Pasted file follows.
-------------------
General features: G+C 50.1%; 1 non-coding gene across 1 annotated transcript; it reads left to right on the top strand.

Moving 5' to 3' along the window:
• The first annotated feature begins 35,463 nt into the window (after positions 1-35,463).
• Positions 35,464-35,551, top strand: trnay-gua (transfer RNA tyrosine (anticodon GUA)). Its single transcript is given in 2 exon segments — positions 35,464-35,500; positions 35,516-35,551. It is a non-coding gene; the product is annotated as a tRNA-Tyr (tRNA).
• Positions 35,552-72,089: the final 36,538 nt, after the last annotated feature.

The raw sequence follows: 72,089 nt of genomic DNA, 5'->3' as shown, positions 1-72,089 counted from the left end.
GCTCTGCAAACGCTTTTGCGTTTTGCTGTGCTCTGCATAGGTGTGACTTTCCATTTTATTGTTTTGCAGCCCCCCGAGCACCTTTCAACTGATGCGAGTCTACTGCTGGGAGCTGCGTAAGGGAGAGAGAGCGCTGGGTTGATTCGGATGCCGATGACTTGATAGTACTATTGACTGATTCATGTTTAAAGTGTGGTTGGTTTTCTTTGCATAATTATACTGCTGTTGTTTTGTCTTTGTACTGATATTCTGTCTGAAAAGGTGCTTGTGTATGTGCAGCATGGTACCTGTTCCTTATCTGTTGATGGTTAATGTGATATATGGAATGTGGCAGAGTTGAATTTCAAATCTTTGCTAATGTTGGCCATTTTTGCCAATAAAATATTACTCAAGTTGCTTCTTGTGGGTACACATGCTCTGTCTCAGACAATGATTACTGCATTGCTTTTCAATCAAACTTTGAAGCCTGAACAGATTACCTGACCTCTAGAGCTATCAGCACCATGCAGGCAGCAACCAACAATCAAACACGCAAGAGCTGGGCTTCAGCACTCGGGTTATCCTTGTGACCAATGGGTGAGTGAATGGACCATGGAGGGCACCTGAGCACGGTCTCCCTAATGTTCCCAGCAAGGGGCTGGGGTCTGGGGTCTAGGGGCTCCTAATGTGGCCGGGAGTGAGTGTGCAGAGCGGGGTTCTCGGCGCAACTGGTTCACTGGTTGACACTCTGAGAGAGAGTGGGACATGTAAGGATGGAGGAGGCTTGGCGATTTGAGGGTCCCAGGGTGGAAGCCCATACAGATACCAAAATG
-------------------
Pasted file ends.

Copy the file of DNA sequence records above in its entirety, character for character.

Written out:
General features: G+C 50.1%; 1 non-coding gene across 1 annotated transcript; it reads left to right on the top strand.

Moving 5' to 3' along the window:
• The first annotated feature begins 35,463 nt into the window (after positions 1-35,463).
• Positions 35,464-35,551, top strand: trnay-gua (transfer RNA tyrosine (anticodon GUA)). Its single transcript is given in 2 exon segments — positions 35,464-35,500; positions 35,516-35,551. It is a non-coding gene; the product is annotated as a tRNA-Tyr (tRNA).
• Positions 35,552-72,089: the final 36,538 nt, after the last annotated feature.

The raw sequence follows: 72,089 nt of genomic DNA, 5'->3' as shown, positions 1-72,089 counted from the left end.
GCTCTGCAAACGCTTTTGCGTTTTGCTGTGCTCTGCATAGGTGTGACTTTCCATTTTATTGTTTTGCAGCCCCCCGAGCACCTTTCAACTGATGCGAGTCTACTGCTGGGAGCTGCGTAAGGGAGAGAGAGCGCTGGGTTGATTCGGATGCCGATGACTTGATAGTACTATTGACTGATTCATGTTTAAAGTGTGGTTGGTTTTCTTTGCATAATTATACTGCTGTTGTTTTGTCTTTGTACTGATATTCTGTCTGAAAAGGTGCTTGTGTATGTGCAGCATGGTACCTGTTCCTTATCTGTTGATGGTTAATGTGATATATGGAATGTGGCAGAGTTGAATTTCAAATCTTTGCTAATGTTGGCCATTTTTGCCAATAAAATATTACTCAAGTTGCTTCTTGTGGGTACACATGCTCTGTCTCAGACAATGATTACTGCATTGCTTTTCAATCAAACTTTGAAGCCTGAACAGATTACCTGACCTCTAGAGCTATCAGCACCATGCAGGCAGCAACCAACAATCAAACACGCAAGAGCTGGGCTTCAGCACTCGGGTTATCCTTGTGACCAATGGGTGAGTGAATGGACCATGGAGGGCACCTGAGCACGGTCTCCCTAATGTTCCCAGCAAGGGGCTGGGGTCTGGGGTCTAGGGGCTCCTAATGTGGCCGGGAGTGAGTGTGCAGAGCGGGGTTCTCGGCGCAACTGGTTCACTGGTTGACACTCTGAGAGAGAGTGGGACATGTAAGGATGGAGGAGGCTTGGCGATTTGAGGGTCCCAGGGTGGAAGCCCATACAGATACCAAAATG